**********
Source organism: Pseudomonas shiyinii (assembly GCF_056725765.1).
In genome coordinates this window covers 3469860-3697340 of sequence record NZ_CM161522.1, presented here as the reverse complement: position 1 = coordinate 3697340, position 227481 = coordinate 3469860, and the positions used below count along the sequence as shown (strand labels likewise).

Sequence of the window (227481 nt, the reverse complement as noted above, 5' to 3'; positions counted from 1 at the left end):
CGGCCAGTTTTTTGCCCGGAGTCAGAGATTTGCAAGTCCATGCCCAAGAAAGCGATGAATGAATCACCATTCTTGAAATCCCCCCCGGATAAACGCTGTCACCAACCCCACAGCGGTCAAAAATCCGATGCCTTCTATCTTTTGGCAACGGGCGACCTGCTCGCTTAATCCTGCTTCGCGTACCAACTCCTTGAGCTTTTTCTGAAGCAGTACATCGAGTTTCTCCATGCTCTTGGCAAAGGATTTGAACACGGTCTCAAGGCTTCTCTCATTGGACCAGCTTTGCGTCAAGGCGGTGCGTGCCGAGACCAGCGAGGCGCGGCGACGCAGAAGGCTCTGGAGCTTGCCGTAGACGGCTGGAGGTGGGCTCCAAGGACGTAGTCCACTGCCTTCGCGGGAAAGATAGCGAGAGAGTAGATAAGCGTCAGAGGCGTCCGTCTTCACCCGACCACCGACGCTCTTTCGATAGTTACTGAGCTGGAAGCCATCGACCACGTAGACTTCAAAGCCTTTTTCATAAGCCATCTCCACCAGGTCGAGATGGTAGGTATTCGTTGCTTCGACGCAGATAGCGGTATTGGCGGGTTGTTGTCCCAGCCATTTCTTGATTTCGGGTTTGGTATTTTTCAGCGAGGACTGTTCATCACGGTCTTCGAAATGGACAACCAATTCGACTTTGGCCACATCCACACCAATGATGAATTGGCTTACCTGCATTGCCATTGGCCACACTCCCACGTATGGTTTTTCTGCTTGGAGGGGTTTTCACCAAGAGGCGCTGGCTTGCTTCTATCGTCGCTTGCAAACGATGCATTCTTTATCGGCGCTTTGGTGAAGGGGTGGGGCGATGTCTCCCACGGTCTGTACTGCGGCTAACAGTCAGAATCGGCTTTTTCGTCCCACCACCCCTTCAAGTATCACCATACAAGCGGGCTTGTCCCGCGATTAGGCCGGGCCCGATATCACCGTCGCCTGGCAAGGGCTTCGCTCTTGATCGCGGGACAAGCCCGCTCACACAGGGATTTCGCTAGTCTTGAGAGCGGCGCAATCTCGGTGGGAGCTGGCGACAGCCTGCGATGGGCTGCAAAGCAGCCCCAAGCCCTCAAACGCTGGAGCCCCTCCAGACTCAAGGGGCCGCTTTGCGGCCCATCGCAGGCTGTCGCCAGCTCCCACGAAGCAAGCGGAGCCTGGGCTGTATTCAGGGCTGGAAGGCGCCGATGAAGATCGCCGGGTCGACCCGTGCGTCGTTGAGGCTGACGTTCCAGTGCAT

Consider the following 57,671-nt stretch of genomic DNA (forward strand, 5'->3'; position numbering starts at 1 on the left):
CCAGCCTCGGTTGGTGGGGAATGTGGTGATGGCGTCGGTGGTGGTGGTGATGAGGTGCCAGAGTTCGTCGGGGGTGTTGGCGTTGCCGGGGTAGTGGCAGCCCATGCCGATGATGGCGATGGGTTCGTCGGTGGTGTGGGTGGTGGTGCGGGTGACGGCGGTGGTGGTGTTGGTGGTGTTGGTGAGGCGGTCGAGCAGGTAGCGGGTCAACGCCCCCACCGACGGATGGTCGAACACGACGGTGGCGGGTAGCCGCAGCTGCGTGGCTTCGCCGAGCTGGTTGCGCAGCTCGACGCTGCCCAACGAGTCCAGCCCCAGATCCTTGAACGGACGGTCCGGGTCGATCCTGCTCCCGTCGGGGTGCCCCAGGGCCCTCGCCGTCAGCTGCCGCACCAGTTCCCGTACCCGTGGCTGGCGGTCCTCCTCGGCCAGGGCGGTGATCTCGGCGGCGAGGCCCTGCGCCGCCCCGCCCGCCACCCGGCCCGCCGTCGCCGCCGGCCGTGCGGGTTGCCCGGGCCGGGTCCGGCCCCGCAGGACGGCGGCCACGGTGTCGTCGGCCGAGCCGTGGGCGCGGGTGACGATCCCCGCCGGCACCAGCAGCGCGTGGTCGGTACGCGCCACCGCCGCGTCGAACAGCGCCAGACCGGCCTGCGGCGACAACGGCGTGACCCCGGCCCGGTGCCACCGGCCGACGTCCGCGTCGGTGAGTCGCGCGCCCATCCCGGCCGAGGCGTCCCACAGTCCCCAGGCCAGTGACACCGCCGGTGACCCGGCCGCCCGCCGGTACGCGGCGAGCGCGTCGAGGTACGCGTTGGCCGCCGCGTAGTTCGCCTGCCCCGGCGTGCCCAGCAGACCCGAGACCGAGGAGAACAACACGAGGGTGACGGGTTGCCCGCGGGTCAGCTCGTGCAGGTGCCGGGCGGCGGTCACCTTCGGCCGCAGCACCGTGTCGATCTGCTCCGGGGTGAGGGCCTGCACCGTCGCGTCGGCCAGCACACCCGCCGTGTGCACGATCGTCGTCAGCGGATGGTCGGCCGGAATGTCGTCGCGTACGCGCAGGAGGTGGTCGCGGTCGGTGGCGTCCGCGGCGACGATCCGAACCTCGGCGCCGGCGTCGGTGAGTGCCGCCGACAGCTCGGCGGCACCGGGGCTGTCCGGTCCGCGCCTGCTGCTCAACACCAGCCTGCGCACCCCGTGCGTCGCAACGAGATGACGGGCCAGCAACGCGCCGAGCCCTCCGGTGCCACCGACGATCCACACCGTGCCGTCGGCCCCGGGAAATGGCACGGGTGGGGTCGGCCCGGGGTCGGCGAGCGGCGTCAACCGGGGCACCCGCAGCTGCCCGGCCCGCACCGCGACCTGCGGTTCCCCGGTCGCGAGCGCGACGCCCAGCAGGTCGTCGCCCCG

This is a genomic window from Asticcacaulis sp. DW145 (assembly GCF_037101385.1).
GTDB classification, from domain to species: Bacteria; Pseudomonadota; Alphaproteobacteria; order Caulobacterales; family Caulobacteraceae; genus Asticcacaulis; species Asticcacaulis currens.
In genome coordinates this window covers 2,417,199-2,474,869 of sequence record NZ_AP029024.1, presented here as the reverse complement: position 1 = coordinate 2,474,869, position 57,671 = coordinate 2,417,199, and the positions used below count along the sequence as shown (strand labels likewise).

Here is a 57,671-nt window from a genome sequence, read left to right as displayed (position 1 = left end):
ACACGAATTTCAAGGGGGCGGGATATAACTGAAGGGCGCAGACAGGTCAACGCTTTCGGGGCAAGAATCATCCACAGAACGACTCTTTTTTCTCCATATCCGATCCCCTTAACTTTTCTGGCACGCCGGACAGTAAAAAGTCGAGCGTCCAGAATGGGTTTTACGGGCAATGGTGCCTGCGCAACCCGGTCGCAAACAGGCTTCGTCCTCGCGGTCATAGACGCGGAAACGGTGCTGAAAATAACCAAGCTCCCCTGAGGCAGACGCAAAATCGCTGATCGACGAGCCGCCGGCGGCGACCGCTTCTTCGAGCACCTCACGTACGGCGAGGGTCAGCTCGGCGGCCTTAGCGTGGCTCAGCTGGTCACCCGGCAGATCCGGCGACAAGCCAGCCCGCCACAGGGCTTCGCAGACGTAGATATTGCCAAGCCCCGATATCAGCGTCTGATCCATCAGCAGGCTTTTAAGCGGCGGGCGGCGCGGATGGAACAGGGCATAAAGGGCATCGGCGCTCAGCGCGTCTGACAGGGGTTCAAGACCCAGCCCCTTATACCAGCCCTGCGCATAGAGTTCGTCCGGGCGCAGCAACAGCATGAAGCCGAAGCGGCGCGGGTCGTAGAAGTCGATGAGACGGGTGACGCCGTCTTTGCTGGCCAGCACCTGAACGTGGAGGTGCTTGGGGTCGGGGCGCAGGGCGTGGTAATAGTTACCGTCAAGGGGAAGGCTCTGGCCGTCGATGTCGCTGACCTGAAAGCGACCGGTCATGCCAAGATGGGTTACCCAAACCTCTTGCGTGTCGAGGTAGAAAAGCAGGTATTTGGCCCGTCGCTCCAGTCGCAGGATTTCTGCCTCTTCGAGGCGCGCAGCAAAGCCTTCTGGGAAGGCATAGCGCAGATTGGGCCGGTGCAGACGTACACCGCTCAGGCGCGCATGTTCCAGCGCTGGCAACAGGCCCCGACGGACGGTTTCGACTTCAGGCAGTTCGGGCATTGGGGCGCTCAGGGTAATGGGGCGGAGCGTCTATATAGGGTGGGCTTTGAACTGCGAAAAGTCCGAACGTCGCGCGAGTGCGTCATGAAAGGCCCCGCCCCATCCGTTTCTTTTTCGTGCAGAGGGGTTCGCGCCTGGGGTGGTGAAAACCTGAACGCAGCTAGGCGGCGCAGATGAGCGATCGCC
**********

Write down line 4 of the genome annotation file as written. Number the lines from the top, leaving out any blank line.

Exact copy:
CGGCCAGTTTTTTGCCCGGAGTCAGAGATTTGCAAGTCCATGCCCAAGAAAGCGATGAATGAATCACCATTCTTGAAATCCCCCCCGGATAAACGCTGTCACCAACCCCACAGCGGTCAAAAATCCGATGCCTTCTATCTTTTGGCAACGGGCGACCTGCTCGCTTAATCCTGCTTCGCGTACCAACTCCTTGAGCTTTTTCTGAAGCAGTACATCGAGTTTCTCCATGCTCTTGGCAAAGGATTTGAACACGGTCTCAAGGCTTCTCTCATTGGACCAGCTTTGCGTCAAGGCGGTGCGTGCCGAGACCAGCGAGGCGCGGCGACGCAGAAGGCTCTGGAGCTTGCCGTAGACGGCTGGAGGTGGGCTCCAAGGACGTAGTCCACTGCCTTCGCGGGAAAGATAGCGAGAGAGTAGATAAGCGTCAGAGGCGTCCGTCTTCACCCGACCACCGACGCTCTTTCGATAGTTACTGAGCTGGAAGCCATCGACCACGTAGACTTCAAAGCCTTTTTCATAAGCCATCTCCACCAGGTCGAGATGGTAGGTATTCGTTGCTTCGACGCAGATAGCGGTATTGGCGGGTTGTTGTCCCAGCCATTTCTTGATTTCGGGTTTGGTATTTTTCAGCGAGGACTGTTCATCACGGTCTTCGAAATGGACAACCAATTCGACTTTGGCCACATCCACACCAATGATGAATTGGCTTACCTGCATTGCCATTGGCCACACTCCCACGTATGGTTTTTCTGCTTGGAGGGGTTTTCACCAAGAGGCGCTGGCTTGCTTCTATCGTCGCTTGCAAACGATGCATTCTTTATCGGCGCTTTGGTGAAGGGGTGGGGCGATGTCTCCCACGGTCTGTACTGCGGCTAACAGTCAGAATCGGCTTTTTCGTCCCACCACCCCTTCAAGTATCACCATACAAGCGGGCTTGTCCCGCGATTAGGCCGGGCCCGATATCACCGTCGCCTGGCAAGGGCTTCGCTCTTGATCGCGGGACAAGCCCGCTCACACAGGGATTTCGCTAGTCTTGAGAGCGGCGCAATCTCGGTGGGAGCTGGCGACAGCCTGCGATGGGCTGCAAAGCAGCCCCAAGCCCTCAAACGCTGGAGCCCCTCCAGACTCAAGGGGCCGCTTTGCGGCCCATCGCAGGCTGTCGCCAGCTCCCACGAAGCAAGCGGAGCCTGGGCTGTATTCAGGGCTGGAAGGCGCCGATGAAGATCGCCGGGTCGACCCGTGCGTCGTTGAGGCTGACGTTCCAGTGCAT